Civil society groups push for entry into silicosis case
Health and gender activists are likely to know by the week’s end whether they will be able to testify in what could be the country’s first class action case against the gold industry.
A 2011 Constitutional Court judgement involving Nozuzile Mankayi’s husband, Thembekile, ruled that current and former mine workers could institute claims against the mines for occupational diseases. Thembekile died a week prior to the ruling. Nozuzile and other widows have joined the class action suit in hopes of compensation.
The South Gauteng High Court yesterday reserved judgement on whether the Treatment Action Campaign (TAC) and Sonke Gender Justice will be allowed to appear as friends of the court in what could be the county’s first class action against the gold industry.
Represented by public interest law organisation Section27, TAC and Sonke are pushing to be admitted as friends of the court ahead of an October hearing that will determine whether the landmark class action suit against about 30 gold mines is allowed to move forward.
Lodged by Richard Spoor Attorneys, Abrahams Kiewitz Inc and the Legal Resources Centre (LRC), the class action aims to win compensation for up to 200,000 miners affected by silicosis or tuberculosis (TB) and their families. However, first the South Gauteng High Court must rule in October to accept the class action.
TAC and Sonke Gender Justice say that, if accepted, they will provide testimonies showing that silicosis and TB not only affect miners and families, but also larger communities. Sonke argues that, by effectively sending sick miners home to die, the gold industry shifts the burden of caring for their workers to rural women and girls.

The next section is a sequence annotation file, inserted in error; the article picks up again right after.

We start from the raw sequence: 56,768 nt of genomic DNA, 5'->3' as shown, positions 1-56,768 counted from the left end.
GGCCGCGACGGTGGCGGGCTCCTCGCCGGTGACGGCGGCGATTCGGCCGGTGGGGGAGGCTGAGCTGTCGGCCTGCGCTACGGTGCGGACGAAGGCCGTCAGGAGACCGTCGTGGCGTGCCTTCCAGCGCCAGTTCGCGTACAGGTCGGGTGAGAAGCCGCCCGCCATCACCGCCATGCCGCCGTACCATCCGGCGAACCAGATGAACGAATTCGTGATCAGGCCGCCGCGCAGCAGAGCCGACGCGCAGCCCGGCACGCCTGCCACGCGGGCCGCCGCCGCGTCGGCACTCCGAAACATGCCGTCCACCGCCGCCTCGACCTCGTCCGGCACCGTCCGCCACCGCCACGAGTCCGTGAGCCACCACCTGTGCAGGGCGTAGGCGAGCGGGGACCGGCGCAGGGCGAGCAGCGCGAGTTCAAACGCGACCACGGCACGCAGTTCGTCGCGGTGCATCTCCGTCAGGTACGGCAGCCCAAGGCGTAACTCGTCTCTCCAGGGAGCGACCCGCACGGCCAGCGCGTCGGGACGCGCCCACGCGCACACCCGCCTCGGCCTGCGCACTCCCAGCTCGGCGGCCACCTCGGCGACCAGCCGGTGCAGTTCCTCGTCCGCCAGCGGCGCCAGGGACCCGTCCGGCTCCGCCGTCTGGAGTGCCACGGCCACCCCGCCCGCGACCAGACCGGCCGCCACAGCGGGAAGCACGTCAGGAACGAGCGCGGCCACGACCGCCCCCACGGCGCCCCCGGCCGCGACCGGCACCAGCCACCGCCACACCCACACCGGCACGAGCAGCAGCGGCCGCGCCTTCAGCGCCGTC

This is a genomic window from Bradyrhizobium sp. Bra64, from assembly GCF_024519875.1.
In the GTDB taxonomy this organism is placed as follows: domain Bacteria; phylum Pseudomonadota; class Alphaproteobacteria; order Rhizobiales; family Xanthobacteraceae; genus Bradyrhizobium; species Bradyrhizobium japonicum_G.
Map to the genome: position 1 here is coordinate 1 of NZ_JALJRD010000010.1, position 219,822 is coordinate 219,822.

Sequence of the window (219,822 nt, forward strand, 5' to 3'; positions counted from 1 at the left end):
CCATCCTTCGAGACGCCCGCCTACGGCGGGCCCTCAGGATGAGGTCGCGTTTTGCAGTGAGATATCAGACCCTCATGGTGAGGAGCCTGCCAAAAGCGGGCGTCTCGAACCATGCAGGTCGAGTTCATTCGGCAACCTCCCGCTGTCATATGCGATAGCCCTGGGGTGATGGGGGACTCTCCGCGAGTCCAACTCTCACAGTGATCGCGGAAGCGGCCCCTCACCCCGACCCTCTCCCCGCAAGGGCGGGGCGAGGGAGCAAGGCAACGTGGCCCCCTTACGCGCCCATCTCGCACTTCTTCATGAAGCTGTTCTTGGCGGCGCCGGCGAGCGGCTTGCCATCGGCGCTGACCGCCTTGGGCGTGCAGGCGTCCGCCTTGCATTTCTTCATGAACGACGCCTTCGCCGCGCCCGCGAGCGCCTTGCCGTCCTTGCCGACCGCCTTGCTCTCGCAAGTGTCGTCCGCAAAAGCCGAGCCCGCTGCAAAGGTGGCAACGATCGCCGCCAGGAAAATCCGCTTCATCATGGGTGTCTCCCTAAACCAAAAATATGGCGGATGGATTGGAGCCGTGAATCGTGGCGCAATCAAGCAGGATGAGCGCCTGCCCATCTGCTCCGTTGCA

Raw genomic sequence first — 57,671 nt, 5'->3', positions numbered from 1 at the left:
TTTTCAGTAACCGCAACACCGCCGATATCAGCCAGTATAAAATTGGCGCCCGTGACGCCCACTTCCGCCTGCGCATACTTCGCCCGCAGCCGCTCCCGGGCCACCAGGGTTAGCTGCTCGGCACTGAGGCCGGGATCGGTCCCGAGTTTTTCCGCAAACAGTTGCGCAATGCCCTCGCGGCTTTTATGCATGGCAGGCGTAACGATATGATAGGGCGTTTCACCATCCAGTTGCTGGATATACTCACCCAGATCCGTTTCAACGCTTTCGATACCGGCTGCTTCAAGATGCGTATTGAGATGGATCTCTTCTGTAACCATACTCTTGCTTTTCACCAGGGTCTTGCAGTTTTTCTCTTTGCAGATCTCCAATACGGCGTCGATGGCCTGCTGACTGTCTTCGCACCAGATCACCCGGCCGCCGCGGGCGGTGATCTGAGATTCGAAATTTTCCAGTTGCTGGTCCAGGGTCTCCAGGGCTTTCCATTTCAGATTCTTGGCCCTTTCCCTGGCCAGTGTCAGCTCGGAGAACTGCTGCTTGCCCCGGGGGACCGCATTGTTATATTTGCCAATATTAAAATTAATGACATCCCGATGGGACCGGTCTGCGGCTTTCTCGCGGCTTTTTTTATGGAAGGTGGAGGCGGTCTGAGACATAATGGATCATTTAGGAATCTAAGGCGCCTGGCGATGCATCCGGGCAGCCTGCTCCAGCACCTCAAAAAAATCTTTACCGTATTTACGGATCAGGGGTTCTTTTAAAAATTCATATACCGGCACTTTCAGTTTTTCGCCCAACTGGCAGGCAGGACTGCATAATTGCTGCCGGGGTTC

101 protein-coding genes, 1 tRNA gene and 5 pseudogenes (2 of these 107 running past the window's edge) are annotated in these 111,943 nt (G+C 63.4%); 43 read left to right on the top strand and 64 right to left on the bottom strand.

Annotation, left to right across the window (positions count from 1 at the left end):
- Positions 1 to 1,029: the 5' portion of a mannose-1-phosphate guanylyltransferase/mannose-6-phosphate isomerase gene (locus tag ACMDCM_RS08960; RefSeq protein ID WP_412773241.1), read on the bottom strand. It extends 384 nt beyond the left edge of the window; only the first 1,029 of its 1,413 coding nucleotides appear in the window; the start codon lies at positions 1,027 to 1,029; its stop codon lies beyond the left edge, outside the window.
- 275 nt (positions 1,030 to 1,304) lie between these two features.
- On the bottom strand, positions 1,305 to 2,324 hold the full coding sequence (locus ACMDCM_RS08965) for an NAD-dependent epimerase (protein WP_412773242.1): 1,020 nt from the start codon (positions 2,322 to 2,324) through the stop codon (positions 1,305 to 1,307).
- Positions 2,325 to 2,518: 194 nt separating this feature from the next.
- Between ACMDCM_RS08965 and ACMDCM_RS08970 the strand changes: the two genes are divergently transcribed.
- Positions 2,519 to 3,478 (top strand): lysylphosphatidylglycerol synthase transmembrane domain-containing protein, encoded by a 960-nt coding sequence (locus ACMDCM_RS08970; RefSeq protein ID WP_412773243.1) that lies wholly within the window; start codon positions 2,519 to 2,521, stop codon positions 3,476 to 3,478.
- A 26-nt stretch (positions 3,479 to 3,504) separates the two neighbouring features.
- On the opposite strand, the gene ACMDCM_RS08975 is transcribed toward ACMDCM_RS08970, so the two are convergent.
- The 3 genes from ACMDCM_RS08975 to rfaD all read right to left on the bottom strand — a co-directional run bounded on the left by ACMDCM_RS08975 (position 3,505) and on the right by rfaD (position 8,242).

“We are interested in the private and hidden lives of women and girls because they really carrying the burden of these really sick mine workers who are no longer able t continue learning a living in the mines,” said Tanya Charles, Sonke Gender Justice Policy Development and Advocacy Specialist. “This is the story of how gold mining impacts on women, girls and communities.”
Judges ask civil society, mines for time table
The majority of mining houses have opposed the civil society bid. During two days of litigation, teams representing Anglo America, Harmony Gold and Gold Fields argued that TAC and Sonke’s testimonies failed tests for novelty and relevance. With the larger silicosis class action already having dragged for three years and created more than 5,000 pages of court documents, mining houses also argued that the addition of more testimonies would cost them and the court time and money.
But Judge Bashir Vally chastised mining houses for citing costs as a concern while no less than eight legal teams were representing the companies. However with about six weeks until the court is due to decide whether the class action can continue, judges acknowledged that time was a major concern.
They have asked TAC, Sonke and the mining houses to present a timeframe that could accommodate the admission of new civil society evidence by Wednesday afternoon.
Section27 Executive Director Mark Heywood told Health-e News that while he did not want to try to predict the future, the judges’ request for such a timetable could be a sign that TAC and Sonke have made strong cases for their inclusion.
[quote float= left]If the class action is not certified then for tens of thousands of mine workers the matter is literally dead”
Heywood said that not only could the class action help shape future actions against, for instance, the pharmaceutical industry, it was also likely the only hope for justice for many who could not afford to litigate individually.
“In this country, we have access to justice in theory, not in practice because people can’t afford justice,” he said. “If the class action is not certified then for tens of thousands of mine workers the matter is literally dead.”
Silicosis is a lung disease arising from exposure to silica dust during mining that can appear decades after people are exposed to the dust. About a quarter of long-serving miners have silicosis, according to statistics cited by the LRC.
The high burden of silicosis among South African miners has also helped to fuel a deadly epidemic of TB that has been raging for decades. By 2007, the Department of Health estimated that the country’s gold mining industry had the world’s highest rate of new TB cases. – Health-e News.
An edited version of this story also appeared on Health24.com